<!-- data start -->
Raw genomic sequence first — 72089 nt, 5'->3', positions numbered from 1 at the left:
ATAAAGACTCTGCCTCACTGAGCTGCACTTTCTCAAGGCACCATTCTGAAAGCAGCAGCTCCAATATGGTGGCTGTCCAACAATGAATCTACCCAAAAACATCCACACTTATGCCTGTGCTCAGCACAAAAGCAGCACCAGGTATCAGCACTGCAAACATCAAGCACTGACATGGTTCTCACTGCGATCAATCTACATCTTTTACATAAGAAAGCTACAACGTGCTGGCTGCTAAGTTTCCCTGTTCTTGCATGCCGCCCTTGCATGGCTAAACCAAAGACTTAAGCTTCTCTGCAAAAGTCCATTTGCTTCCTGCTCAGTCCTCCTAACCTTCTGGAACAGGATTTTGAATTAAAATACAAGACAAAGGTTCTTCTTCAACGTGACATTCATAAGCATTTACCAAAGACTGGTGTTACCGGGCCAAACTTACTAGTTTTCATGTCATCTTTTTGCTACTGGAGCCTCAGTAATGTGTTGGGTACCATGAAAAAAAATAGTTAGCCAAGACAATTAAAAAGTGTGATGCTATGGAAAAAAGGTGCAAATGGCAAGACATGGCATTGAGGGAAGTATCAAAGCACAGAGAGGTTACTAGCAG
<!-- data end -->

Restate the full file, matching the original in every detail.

Raw genomic sequence first — 72089 nt, 5'->3', positions numbered from 1 at the left:
ATAAAGACTCTGCCTCACTGAGCTGCACTTTCTCAAGGCACCATTCTGAAAGCAGCAGCTCCAATATGGTGGCTGTCCAACAATGAATCTACCCAAAAACATCCACACTTATGCCTGTGCTCAGCACAAAAGCAGCACCAGGTATCAGCACTGCAAACATCAAGCACTGACATGGTTCTCACTGCGATCAATCTACATCTTTTACATAAGAAAGCTACAACGTGCTGGCTGCTAAGTTTCCCTGTTCTTGCATGCCGCCCTTGCATGGCTAAACCAAAGACTTAAGCTTCTCTGCAAAAGTCCATTTGCTTCCTGCTCAGTCCTCCTAACCTTCTGGAACAGGATTTTGAATTAAAATACAAGACAAAGGTTCTTCTTCAACGTGACATTCATAAGCATTTACCAAAGACTGGTGTTACCGGGCCAAACTTACTAGTTTTCATGTCATCTTTTTGCTACTGGAGCCTCAGTAATGTGTTGGGTACCATGAAAAAAAATAGTTAGCCAAGACAATTAAAAAGTGTGATGCTATGGAAAAAAGGTGCAAATGGCAAGACATGGCATTGAGGGAAGTATCAAAGCACAGAGAGGTTACTAGCAG